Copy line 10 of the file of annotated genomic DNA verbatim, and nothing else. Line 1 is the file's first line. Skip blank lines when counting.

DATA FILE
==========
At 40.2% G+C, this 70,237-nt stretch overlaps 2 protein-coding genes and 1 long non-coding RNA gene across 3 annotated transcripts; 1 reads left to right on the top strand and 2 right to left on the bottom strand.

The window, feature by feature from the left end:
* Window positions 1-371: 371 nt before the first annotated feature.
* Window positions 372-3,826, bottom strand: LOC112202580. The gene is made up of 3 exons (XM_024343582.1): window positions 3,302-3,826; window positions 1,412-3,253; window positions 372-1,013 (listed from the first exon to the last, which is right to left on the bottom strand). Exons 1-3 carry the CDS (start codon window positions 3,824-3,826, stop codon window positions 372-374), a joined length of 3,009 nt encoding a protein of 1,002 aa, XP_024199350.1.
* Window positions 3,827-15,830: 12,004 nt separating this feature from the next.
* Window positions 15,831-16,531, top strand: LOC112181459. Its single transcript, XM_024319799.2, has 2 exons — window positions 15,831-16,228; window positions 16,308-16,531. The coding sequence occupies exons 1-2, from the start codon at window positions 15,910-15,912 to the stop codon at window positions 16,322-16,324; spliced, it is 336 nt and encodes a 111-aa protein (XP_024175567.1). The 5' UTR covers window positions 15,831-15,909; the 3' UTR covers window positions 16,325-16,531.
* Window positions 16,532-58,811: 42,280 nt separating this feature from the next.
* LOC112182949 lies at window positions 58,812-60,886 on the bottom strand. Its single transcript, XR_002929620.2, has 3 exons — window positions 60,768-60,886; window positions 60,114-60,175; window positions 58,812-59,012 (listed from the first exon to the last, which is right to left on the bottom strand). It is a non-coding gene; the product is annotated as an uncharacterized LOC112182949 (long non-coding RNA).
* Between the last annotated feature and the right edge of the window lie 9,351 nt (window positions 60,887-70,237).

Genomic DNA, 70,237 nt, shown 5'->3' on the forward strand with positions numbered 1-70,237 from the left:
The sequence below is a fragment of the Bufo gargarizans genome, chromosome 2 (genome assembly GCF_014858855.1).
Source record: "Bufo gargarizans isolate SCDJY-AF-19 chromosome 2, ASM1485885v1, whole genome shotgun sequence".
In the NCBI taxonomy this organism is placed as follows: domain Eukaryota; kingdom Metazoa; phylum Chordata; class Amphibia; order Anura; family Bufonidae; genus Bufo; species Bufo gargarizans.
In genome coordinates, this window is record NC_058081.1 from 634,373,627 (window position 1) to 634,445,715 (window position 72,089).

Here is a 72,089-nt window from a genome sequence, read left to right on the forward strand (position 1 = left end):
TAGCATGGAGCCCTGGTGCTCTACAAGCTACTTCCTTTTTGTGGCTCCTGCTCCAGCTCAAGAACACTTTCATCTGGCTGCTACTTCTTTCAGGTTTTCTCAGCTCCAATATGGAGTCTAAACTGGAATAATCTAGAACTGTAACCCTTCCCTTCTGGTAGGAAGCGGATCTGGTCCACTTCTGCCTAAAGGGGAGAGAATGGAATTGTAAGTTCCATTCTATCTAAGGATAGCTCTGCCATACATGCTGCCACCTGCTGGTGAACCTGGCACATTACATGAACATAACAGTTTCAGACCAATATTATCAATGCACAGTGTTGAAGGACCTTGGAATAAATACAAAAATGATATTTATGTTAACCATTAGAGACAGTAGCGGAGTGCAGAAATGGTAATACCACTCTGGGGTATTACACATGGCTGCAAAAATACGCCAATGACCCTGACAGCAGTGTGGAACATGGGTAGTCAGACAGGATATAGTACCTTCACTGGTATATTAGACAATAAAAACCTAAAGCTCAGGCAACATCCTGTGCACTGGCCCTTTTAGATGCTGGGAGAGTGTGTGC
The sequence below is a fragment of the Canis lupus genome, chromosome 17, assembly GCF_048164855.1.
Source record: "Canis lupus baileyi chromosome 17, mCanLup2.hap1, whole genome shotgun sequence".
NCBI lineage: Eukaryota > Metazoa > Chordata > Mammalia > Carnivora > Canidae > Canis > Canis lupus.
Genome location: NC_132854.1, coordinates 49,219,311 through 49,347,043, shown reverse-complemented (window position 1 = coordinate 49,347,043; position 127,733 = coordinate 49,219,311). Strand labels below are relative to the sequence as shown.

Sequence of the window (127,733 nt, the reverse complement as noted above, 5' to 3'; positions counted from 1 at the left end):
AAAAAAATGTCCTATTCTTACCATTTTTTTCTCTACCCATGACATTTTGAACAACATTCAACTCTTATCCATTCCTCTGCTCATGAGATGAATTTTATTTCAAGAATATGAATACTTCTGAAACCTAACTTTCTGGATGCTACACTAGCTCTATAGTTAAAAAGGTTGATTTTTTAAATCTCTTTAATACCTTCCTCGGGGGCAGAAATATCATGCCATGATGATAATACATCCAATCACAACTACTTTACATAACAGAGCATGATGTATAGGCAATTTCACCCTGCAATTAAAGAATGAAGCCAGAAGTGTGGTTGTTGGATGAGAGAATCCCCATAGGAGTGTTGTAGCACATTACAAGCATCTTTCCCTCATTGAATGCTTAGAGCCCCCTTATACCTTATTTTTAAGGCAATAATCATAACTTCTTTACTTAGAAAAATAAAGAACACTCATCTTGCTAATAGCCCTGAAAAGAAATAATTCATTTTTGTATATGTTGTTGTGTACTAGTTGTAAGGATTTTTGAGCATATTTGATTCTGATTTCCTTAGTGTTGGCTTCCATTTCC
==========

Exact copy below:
Genomic DNA, 70,237 nt, shown 5'->3' on the forward strand with positions numbered 1-70,237 from the left: